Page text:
Three Photographers Push the Limits of Black and White at Pace/MacGill
1949, printed later
Image Size: 7.875 x 9.625 in. (19.8 x 24.4 cm), matted, unframed.
Sheet Measures: 8 x 10 in. (20.4 x 25.5 cm).
One of the most significant American photographers of the 20th century, Harry Callahan is known for his bold and innovative explorations of form and content in nature, the urban landscape, and everyday life. This is also true of a series of images depicting his wife Eleanor made in the late 1940s and 50s. Callahan's portraits were not intended to capture personality or emotion but rather to serve as a vehicle for visual explorations into light, form, and composition.—Courtesy of Skinner
Signature: Signed "Harry Callahan" with a stylus below the image l.r., signed "Harry Callahan" in pencil on the verso u.c.
A highly influential artist and teacher, Harry Callahan produced photographs that combined elegant precision, sensuality, and restless experimentalism. He used the camera as a tool of personal expression, once proclaiming, “photography is an adventure just as life is an adventure.” He often turned his camera onto his own life, his wife serving as one of his most beloved and frequent subjects, her importance to his practice such that she was once called “an additional f-stop on his lens.” Constantly testing the limits of his medium, Callahan created photographs that surpassed factual representation, revealing the graphic beauty in the everyday. He taught alongside László Moholy-Nagy and earned the deep admiration of Edward Steichen, who included his work in several exhibitions.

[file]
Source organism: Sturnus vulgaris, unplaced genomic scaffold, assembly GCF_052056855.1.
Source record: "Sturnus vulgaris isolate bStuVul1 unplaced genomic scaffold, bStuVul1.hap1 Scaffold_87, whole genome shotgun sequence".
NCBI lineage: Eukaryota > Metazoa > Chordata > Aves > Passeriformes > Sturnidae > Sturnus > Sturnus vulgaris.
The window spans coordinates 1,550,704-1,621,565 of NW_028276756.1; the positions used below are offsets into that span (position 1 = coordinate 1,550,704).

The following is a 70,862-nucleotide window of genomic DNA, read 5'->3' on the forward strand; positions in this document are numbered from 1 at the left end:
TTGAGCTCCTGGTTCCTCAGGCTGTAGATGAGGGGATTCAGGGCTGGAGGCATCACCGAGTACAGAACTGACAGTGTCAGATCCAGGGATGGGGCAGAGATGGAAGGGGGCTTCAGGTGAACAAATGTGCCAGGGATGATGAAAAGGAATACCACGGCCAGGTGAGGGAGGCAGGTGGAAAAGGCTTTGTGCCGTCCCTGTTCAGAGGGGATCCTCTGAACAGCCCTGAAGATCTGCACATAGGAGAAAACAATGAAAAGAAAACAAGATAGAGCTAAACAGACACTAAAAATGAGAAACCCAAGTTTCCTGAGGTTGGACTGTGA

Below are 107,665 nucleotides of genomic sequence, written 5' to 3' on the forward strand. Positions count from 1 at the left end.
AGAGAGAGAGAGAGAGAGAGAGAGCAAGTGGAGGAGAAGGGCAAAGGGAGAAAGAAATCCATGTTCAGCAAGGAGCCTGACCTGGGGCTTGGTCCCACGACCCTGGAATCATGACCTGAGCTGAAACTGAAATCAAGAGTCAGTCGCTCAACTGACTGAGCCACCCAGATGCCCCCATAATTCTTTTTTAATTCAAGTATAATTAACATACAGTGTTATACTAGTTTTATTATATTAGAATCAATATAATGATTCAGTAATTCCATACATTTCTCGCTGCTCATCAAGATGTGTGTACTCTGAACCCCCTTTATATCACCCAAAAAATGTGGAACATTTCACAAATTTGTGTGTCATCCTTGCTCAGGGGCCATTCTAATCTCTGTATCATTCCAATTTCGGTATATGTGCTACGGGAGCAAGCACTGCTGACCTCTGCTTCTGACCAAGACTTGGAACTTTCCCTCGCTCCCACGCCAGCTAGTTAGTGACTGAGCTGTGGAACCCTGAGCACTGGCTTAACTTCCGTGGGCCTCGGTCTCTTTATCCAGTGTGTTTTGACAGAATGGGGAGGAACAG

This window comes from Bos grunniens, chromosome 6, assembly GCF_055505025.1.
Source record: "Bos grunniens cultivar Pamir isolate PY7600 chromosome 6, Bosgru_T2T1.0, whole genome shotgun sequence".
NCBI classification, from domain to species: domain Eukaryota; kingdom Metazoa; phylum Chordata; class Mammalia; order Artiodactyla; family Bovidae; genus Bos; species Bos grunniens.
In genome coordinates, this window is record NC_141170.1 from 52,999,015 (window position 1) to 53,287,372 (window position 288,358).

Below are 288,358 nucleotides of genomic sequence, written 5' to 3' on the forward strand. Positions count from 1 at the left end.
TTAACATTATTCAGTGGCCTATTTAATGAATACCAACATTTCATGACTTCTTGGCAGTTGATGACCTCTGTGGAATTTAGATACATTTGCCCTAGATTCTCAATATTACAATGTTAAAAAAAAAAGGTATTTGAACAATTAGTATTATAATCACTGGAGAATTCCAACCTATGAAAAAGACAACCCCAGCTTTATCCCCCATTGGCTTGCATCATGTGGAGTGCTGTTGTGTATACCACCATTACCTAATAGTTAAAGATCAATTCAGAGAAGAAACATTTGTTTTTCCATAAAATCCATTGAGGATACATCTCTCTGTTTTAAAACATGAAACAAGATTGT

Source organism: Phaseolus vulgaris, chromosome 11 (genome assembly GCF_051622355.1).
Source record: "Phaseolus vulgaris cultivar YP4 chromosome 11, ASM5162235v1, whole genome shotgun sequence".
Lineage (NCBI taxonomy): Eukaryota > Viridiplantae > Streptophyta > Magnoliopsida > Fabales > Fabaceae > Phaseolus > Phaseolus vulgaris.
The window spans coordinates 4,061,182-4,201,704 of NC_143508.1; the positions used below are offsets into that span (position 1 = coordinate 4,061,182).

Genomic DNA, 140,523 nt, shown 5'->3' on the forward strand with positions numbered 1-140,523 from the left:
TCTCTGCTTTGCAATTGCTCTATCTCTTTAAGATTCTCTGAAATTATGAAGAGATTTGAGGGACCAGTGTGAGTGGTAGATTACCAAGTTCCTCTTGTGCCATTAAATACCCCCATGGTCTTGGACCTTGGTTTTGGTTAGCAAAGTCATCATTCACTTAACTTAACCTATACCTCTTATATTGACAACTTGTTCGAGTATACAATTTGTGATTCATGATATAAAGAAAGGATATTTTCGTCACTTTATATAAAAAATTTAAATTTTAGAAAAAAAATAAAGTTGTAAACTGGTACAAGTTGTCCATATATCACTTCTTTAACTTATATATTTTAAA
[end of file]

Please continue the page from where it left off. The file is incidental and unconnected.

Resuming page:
American, 1912-1999, Detroit, Michigan